The UN refugee agency and the World Food Programme on Monday appealed for the rapid restoration of order in volatile eastern Chad following weekend unrest in which mobs looted warehouses storing vital aid supplies for hundreds of thousands of Darfurian refugees and Chadians.


Both agencies reported that their main warehouses in the eastern Chad town of Abeche, the hub for relief efforts for 218,000 refugees from Sudan's neighbouring Darfur region and some 90,000 internally displaced Chadians, had been pillaged, reportedly by local residents, during the turmoil on Saturday and Sunday. Abeche was occupied by rebel forces on Saturday, then re-taken by government troops on Sunday.

Integral catches a new erupting black hole

27 November 2006


ESA's gamma-ray observatory, Integral, has spotted a rare kind of gamma-ray outburst. The vast explosion of energy allowed astronomers to pinpoint a possible black hole in our Galaxy.

The outburst was discovered on 17 September 2006 by staff at the Integral Science Data Centre (ISDC), Versoix, Switzerland. Inside the ISDC, astronomers constantly monitor the data coming down from Integral because they know the sky at gamma-ray wavelengths can be a swiftly changing place.

FAO-run project reduces environmental impacts - effort featured in BBC documentary


23 November 2006, Rome - Shrimp -- a small animal with a giant-sized footprint.

It is the world's most sought-after seafood commodity: some 3.5 million tons of the many-legged delicacy are pulled from the ocean's waters each year, with another 2.4 million tons raised on aquatic farms.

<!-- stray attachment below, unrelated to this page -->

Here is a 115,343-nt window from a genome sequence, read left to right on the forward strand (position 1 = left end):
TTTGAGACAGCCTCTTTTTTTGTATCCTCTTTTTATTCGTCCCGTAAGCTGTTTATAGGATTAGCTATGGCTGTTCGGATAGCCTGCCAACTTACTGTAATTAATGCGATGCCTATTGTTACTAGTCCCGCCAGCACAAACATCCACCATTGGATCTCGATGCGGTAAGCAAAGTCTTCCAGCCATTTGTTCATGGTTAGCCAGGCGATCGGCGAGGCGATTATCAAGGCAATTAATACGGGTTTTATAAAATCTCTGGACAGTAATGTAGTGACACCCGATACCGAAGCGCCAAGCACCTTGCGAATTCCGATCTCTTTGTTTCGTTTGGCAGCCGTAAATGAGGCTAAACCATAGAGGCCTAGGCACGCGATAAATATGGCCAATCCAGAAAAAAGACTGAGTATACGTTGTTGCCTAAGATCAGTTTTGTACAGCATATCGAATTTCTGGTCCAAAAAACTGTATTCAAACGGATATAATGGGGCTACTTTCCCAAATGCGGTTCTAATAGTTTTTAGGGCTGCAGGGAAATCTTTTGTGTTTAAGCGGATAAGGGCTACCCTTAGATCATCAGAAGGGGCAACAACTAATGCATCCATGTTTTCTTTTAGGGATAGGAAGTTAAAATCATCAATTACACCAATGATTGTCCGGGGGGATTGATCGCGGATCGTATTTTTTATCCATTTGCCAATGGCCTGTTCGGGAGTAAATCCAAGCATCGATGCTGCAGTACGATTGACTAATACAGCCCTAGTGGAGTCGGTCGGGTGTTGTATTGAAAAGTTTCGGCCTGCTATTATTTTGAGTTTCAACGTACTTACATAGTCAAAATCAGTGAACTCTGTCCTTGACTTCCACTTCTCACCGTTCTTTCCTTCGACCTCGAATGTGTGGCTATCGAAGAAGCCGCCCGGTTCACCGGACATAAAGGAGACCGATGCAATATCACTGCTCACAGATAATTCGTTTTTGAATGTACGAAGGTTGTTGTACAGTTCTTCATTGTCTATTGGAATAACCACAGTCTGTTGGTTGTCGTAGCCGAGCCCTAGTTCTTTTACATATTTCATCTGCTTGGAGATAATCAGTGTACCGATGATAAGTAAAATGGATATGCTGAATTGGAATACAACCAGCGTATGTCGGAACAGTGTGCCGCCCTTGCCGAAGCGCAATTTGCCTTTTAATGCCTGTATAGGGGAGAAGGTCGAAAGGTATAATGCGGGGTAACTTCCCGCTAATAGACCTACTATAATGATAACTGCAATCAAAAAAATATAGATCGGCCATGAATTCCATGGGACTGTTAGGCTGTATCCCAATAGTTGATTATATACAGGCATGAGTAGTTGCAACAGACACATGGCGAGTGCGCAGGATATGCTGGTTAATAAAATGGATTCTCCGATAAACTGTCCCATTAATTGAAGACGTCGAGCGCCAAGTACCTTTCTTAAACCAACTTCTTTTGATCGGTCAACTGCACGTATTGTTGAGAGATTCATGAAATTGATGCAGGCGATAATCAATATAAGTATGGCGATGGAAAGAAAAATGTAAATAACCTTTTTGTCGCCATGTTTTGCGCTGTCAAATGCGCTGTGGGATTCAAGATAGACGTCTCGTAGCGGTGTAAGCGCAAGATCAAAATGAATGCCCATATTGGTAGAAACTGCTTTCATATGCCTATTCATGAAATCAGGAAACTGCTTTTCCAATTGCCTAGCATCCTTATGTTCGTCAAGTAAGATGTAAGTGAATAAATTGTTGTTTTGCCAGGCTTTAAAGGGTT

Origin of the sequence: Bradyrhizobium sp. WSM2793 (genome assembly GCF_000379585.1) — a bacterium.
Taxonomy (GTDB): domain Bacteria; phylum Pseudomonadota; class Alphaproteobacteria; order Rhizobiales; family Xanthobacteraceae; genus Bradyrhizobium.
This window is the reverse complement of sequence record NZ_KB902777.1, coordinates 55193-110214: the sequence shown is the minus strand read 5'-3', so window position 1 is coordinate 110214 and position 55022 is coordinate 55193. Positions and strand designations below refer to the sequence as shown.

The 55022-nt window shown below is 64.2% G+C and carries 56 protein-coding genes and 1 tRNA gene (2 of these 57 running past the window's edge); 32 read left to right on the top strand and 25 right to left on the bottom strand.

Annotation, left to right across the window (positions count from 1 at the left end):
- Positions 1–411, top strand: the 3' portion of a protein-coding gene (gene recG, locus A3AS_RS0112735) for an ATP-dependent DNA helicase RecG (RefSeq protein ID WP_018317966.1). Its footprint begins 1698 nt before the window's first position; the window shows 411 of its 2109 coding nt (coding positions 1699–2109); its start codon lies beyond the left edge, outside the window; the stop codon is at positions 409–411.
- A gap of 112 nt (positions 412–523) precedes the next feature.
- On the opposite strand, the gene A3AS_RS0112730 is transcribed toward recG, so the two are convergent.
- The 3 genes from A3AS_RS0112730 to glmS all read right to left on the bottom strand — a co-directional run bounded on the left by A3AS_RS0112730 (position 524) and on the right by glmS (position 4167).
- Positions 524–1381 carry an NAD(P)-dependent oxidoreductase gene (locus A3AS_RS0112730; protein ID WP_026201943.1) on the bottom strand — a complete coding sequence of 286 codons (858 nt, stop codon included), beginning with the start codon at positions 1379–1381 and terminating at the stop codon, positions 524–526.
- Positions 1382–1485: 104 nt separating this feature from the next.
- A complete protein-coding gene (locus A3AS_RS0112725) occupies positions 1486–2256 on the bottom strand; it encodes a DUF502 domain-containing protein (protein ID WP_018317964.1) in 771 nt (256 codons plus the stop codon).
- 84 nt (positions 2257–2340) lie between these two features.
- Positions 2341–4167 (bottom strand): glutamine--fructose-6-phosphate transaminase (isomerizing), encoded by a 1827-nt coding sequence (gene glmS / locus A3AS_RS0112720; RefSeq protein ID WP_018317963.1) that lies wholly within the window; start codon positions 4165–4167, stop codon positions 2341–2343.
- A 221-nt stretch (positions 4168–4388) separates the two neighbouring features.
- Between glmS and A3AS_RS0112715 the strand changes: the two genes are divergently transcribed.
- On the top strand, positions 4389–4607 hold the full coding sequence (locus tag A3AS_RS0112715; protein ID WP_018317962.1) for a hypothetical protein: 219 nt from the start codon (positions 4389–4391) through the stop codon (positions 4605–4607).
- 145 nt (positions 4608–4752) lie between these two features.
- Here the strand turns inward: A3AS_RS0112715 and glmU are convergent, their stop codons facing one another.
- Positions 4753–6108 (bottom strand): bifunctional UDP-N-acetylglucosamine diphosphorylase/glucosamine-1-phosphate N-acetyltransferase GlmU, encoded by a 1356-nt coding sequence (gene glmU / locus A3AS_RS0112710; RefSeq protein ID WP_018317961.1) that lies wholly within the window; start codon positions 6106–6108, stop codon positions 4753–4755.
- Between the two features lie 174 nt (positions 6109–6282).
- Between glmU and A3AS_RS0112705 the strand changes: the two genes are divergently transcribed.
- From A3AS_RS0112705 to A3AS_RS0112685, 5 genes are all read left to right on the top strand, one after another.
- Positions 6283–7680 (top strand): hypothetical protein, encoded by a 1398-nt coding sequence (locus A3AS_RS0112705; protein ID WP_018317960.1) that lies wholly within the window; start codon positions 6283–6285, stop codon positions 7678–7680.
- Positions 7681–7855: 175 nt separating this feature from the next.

The popular seafood is a gold mine for poor countries feeding avid consumers in northern markets. Developing nations supply some 90% of the shrimp consumed in developed countries, to the tune of US$8 billion a year. As a result, the jobs of hundreds of thousands of people in the developing world depend on shrimp.

But the sector is also one of the world's most wasteful fisheries.

Joint News Release WHO/Rotary International/CDC/UNICEF/71 22 November 2006


Kabul - The World Health Organization (WHO) and UNICEF, concerned about the health of all people in Afghanistan, especially the health of children, today called for the safe access of local health workers and vaccinators during polio immunization campaigns and other health activities all over Afghanistan, but particularly in the Southern Region. The latest nationwide polio campaign was launched on 19 November, with further district-level immunization activities planned for the rest of this year and throughout 2007.